85 percent of tourists to Thailand now don’t need a visa

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As Thailand extends visa-free holiday visits, a far bigger travel revolution is underway.

Within the past six months, the Thai government has made mammoth strides to ease the travel process for millions more foreign tourists. Previously, visa-exempt tourist travel was mainly restricted to the traditional or old markets such as the European Union, the UK, the US and Australia. But now holidaymakers from Russia receive 90 days, needing neither prior approval nor a visa on arrival, whilst Chinese and Indian citizens (and several smaller countries) are awarded 30 days without any bureaucracy in a mutually-agreed deal. Thai immigration authorities reckon that eight out of ten short-term visitors to Thailand no longer need formal approval for travel. The exceptions are largely nationals from Africa, parts of Asia and South America.



This is just the beginning according to Thai prime minister Srettha Thavisin. He is encouraging preliminary talks with Australia and also the European Union, as well as others, for Thai citizens to travel to these countries visa-free in return for increased access to Thailand for their citizens. Another Thai initiative is to probe the possibility of a regional or unification visa in which a tourist’s entry to one Asean country, say Thailand or Cambodia or Vietnam, would automatically grant the right to access any other participating member. It’s not unthinkable. On the other side of the world, Mexico already grants automatic access to its shores to most foreigners who hold a valid US or Schengen visa.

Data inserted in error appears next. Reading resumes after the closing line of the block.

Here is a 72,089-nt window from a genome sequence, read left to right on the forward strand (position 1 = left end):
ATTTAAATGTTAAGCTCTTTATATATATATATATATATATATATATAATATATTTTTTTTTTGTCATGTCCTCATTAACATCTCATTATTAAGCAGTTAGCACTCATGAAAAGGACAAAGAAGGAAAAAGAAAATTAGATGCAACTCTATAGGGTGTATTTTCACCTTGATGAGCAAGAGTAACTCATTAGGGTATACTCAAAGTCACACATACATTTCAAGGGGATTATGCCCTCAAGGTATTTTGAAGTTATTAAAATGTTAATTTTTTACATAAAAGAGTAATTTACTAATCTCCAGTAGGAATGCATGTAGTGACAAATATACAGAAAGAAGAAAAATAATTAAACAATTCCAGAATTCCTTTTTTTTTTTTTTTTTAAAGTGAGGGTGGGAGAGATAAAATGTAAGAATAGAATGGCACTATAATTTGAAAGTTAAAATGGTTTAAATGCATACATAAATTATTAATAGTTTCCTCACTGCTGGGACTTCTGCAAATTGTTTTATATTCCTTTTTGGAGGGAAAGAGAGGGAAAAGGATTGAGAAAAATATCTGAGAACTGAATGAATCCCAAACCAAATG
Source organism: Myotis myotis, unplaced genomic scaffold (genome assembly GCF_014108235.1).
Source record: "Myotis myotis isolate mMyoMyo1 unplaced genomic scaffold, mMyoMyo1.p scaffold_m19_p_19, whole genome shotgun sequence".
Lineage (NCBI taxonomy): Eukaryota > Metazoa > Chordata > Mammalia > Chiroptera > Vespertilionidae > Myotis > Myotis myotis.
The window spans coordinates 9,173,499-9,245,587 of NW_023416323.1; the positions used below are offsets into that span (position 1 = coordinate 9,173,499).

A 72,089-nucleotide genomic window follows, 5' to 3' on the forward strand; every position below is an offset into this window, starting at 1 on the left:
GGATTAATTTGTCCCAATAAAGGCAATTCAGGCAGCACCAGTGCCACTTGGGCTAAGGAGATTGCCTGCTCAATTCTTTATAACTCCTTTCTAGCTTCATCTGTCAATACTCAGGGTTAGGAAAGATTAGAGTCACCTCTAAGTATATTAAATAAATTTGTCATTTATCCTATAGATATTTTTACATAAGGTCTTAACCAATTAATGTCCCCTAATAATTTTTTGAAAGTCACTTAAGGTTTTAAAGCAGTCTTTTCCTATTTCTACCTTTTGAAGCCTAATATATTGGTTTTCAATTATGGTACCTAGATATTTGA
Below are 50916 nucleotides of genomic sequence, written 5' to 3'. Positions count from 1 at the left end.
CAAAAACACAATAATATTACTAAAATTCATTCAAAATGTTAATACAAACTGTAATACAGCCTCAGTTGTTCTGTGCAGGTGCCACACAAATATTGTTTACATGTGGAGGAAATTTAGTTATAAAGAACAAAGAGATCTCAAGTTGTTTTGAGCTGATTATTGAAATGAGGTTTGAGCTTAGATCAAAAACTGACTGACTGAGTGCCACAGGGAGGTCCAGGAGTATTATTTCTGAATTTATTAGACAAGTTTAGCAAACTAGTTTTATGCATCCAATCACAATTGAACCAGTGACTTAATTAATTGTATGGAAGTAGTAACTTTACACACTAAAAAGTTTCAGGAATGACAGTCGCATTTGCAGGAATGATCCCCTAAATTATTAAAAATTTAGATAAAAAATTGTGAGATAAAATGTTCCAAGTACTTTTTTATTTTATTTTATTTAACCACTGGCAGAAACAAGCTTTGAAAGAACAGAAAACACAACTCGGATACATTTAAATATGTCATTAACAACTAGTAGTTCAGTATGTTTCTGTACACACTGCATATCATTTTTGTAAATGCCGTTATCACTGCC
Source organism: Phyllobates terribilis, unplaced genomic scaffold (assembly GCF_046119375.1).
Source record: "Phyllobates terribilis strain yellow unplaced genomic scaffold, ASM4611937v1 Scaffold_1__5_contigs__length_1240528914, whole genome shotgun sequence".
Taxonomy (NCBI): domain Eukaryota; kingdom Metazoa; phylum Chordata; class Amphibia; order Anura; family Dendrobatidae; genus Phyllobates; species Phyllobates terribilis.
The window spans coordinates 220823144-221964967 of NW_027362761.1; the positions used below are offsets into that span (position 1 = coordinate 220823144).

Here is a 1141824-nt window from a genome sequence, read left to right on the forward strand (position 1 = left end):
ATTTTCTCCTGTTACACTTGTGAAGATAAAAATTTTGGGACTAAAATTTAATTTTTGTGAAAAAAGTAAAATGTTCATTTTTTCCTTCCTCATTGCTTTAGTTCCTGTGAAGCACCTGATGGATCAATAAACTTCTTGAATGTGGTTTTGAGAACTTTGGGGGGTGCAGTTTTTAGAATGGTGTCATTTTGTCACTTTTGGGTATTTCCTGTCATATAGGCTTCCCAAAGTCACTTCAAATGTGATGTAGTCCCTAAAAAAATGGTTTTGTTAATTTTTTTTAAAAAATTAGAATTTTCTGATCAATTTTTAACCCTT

Visa-free travel does not mean that security concerns have been abandoned. Individual details of passengers are still scanned by increasingly-sophisticated computers on arrival, to include details of any criminal offences or “wanted” notices by Thai courts or Interpol. Biometric and artificial intelligence are beginning to play a significant role via fingerprints, facial recognition and iris scans which actually strengthen border control and reduce identity fraud. Certainly, the Thai policy appears to be achieving the government’s aim to boost international travel and see an end to the covid legacy when barriers were raised everywhere and debt distress was universal.



Thailand is retaining its prior visa for longstay expats, for example Elite and Long Term Residence, as well as annual extensions of stay for retirees, spouses and students. The bureaucracy for work permits is still intact and there are a growing number of tailor-made visas for specific functions, for example medical treatment or those wanting to qualify in martial arts. But here too we can expect advanced technology and artificial intelligence to create more routes to digital or e-visas to cater for the demand for efficient paperless processes. Further down the time line, maybe 10 or at most 15 years, people will likely travel without traditional passports and with digital versions of their travel details stored on their mobile phones. That should put an end to the tree-destroying photocopying at Thai immigration offices.